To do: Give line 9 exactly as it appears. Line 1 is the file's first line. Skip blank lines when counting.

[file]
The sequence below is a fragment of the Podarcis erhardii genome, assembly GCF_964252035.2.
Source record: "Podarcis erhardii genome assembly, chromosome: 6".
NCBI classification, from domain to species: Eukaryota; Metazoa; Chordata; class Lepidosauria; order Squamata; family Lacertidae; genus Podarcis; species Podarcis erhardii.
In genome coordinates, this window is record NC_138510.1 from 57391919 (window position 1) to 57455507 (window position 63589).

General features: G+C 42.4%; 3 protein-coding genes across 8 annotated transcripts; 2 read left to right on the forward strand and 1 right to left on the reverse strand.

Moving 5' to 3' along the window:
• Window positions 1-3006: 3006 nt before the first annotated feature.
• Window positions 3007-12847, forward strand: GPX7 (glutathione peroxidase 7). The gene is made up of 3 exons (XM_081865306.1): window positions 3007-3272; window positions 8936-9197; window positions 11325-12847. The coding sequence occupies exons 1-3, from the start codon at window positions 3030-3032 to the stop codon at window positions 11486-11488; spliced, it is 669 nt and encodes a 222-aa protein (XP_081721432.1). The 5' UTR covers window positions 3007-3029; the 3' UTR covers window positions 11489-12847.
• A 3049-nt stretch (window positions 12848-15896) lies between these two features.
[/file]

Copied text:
• A 3049-nt stretch (window positions 12848-15896) lies between these two features.